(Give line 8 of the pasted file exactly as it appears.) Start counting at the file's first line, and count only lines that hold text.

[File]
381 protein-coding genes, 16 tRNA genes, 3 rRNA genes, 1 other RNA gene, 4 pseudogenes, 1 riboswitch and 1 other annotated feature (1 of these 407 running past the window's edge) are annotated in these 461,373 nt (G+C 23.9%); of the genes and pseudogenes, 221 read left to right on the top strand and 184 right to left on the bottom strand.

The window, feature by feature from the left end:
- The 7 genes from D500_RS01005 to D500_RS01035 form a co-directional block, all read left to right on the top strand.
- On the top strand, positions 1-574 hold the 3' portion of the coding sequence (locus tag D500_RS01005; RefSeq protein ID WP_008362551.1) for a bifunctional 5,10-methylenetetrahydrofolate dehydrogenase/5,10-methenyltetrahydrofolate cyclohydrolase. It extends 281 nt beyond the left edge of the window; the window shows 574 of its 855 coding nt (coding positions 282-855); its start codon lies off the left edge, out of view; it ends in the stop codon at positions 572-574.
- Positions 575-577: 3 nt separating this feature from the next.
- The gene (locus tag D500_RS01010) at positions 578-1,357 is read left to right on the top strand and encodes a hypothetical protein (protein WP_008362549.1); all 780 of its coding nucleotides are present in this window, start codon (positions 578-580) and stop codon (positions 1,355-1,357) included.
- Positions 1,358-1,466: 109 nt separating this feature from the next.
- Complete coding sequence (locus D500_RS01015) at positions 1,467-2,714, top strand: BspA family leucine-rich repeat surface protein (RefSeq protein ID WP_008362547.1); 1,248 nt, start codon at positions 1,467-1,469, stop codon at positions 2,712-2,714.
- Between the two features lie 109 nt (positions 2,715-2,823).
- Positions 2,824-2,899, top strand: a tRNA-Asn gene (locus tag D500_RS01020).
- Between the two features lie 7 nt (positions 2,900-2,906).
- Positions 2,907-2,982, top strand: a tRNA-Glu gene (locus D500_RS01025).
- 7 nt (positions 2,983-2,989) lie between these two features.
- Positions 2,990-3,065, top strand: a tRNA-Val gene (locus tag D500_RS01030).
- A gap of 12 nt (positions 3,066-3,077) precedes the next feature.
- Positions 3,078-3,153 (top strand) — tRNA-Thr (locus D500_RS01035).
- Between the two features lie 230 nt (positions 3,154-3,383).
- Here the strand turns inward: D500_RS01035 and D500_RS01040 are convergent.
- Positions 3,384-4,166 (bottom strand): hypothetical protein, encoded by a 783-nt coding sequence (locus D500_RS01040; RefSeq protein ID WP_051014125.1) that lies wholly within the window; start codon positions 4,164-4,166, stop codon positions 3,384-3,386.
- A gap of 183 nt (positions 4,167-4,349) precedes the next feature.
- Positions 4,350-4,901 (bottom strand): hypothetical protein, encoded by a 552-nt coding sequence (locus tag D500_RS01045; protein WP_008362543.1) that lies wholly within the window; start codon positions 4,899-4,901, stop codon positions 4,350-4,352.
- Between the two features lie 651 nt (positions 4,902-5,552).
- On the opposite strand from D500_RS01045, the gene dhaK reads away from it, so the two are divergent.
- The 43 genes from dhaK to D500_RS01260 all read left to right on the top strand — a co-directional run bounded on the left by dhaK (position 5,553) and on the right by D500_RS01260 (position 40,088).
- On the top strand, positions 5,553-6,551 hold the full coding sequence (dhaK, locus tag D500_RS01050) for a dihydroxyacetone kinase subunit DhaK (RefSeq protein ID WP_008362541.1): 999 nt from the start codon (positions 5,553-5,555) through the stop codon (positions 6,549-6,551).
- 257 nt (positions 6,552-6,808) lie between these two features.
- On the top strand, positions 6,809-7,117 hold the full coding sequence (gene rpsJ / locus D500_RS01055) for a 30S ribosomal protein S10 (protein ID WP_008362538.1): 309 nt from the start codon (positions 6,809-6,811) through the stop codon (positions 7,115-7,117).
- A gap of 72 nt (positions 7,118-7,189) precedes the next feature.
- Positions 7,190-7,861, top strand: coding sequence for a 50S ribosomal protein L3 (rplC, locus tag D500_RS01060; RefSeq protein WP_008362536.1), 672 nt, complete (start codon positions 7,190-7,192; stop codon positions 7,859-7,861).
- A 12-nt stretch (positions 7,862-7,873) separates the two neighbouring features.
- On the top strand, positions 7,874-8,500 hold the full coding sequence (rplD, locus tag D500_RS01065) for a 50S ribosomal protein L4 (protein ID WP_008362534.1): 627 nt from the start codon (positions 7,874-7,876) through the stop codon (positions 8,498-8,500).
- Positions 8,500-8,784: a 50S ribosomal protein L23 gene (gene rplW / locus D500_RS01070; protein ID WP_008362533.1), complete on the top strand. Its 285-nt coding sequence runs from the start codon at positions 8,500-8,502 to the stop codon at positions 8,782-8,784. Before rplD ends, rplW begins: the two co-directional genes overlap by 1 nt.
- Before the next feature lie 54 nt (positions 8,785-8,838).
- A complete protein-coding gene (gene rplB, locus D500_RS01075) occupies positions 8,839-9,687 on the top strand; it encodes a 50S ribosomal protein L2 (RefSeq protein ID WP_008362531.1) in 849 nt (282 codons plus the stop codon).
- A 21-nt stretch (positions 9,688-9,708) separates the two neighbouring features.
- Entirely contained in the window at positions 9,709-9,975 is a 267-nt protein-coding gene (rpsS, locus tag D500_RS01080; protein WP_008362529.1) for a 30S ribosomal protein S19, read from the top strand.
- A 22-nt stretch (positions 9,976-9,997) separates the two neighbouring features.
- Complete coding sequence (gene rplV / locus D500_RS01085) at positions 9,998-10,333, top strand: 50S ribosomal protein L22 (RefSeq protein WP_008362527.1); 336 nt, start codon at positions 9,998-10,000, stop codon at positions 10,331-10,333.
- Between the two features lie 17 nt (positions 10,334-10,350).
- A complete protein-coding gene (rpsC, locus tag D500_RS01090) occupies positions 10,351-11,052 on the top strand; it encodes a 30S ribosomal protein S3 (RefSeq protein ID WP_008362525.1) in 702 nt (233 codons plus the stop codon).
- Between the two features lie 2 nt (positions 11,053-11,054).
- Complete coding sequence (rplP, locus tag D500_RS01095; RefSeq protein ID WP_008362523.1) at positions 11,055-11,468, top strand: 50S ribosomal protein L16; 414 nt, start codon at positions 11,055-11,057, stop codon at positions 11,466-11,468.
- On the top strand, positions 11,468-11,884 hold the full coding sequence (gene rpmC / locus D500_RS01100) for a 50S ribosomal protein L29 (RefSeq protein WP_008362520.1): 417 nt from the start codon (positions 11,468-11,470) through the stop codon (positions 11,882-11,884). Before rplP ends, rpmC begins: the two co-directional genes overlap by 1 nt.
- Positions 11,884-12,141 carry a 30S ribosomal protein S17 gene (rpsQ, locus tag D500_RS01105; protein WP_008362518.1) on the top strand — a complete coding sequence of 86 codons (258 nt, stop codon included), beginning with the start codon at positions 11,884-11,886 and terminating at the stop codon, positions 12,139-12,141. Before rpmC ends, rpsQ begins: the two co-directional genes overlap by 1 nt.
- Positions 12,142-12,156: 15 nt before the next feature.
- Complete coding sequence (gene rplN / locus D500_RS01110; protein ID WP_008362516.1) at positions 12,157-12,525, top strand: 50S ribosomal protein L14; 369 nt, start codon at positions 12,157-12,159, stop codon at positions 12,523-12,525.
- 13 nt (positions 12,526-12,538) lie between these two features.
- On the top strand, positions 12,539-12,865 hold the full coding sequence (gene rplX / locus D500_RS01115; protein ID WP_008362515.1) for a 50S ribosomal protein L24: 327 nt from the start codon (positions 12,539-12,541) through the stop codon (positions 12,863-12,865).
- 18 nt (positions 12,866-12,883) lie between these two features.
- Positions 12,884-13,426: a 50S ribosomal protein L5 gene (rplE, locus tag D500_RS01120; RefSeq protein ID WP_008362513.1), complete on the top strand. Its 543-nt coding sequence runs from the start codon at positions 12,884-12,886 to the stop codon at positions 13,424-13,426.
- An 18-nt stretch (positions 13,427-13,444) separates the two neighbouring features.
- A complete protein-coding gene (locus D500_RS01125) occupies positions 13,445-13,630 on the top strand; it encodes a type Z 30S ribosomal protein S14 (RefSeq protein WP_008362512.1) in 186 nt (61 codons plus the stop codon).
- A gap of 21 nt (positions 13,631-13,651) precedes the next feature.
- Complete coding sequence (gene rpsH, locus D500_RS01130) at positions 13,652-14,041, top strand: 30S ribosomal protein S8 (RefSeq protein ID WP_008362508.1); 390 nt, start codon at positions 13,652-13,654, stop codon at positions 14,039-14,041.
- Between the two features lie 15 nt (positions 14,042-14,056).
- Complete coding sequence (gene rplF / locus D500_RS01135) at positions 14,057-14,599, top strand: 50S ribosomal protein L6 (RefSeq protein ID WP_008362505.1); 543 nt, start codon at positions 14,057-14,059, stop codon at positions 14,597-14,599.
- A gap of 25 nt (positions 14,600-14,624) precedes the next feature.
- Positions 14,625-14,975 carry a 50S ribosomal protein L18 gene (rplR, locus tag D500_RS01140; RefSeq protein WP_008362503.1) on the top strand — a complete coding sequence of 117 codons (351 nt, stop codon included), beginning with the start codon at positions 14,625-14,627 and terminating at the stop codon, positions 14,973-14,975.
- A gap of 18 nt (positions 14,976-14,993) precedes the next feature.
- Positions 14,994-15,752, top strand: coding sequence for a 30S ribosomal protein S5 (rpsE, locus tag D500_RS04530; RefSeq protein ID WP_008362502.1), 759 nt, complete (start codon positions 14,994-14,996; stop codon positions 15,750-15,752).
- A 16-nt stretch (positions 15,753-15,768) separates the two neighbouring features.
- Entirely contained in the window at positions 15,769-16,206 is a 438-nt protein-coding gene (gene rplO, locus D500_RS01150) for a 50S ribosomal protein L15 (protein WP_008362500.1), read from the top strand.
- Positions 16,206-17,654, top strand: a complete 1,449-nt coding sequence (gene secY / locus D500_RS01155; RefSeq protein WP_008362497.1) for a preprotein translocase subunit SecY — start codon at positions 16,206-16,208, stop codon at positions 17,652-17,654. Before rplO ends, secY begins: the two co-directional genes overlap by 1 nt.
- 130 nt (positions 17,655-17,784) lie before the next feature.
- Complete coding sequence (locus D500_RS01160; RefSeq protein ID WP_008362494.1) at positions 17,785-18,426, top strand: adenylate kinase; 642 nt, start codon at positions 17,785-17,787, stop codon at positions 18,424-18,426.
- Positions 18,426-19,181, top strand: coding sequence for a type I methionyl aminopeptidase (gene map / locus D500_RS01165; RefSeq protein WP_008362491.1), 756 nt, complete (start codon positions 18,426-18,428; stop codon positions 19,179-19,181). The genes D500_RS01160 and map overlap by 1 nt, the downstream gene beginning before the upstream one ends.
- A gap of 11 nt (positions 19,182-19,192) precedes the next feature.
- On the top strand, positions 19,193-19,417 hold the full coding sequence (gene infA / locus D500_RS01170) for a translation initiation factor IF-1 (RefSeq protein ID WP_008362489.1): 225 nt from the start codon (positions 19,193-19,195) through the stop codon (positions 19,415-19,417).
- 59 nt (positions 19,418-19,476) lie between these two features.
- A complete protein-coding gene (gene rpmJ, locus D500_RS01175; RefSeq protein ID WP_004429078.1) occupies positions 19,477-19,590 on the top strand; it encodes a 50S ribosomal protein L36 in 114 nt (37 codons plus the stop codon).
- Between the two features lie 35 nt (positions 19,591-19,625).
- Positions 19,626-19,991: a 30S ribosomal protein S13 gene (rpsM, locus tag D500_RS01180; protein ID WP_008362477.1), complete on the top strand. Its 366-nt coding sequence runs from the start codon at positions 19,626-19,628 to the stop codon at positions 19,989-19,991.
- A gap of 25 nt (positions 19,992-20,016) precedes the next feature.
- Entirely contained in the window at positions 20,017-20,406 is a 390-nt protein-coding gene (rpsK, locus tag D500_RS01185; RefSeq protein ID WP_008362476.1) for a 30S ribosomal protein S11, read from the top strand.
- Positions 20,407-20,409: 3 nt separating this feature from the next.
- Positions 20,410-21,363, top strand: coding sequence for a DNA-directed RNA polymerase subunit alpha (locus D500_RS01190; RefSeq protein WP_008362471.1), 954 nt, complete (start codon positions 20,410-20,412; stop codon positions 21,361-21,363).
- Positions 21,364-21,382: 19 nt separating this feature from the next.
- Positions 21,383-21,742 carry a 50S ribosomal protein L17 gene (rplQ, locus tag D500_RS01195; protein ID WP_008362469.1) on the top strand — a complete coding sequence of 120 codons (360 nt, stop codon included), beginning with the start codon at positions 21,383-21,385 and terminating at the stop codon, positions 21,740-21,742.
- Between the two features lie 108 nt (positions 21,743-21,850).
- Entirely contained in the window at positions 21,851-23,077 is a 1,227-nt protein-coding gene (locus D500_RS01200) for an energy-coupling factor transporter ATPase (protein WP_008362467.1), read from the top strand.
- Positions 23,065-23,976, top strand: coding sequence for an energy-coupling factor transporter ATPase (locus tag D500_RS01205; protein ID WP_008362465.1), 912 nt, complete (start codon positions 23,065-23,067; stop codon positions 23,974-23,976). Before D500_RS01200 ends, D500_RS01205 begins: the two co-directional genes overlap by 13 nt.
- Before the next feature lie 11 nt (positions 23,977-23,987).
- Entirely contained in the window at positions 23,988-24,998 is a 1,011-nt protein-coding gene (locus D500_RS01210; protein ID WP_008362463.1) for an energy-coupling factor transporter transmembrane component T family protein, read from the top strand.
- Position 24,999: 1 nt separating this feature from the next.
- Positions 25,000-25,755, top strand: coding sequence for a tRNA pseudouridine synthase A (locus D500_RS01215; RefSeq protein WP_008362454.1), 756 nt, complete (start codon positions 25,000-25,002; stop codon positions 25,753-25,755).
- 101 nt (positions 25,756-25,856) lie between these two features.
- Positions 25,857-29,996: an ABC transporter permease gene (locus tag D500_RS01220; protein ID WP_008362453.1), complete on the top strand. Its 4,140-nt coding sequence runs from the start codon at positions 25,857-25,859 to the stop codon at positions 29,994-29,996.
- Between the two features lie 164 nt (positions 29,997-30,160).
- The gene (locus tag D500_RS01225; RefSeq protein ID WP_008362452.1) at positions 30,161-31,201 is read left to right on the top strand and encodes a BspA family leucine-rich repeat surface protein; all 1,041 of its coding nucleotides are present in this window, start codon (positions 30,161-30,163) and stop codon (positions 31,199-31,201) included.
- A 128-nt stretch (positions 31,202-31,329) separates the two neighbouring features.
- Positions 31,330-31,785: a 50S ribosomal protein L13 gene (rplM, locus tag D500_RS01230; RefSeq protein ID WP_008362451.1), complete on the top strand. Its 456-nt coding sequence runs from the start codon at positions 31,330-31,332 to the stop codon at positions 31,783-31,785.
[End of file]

- Complete coding sequence (locus D500_RS01015) at positions 1,467-2,714, top strand: BspA family leucine-rich repeat surface protein (RefSeq protein ID WP_008362547.1); 1,248 nt, start codon at positions 1,467-1,469, stop codon at positions 2,712-2,714.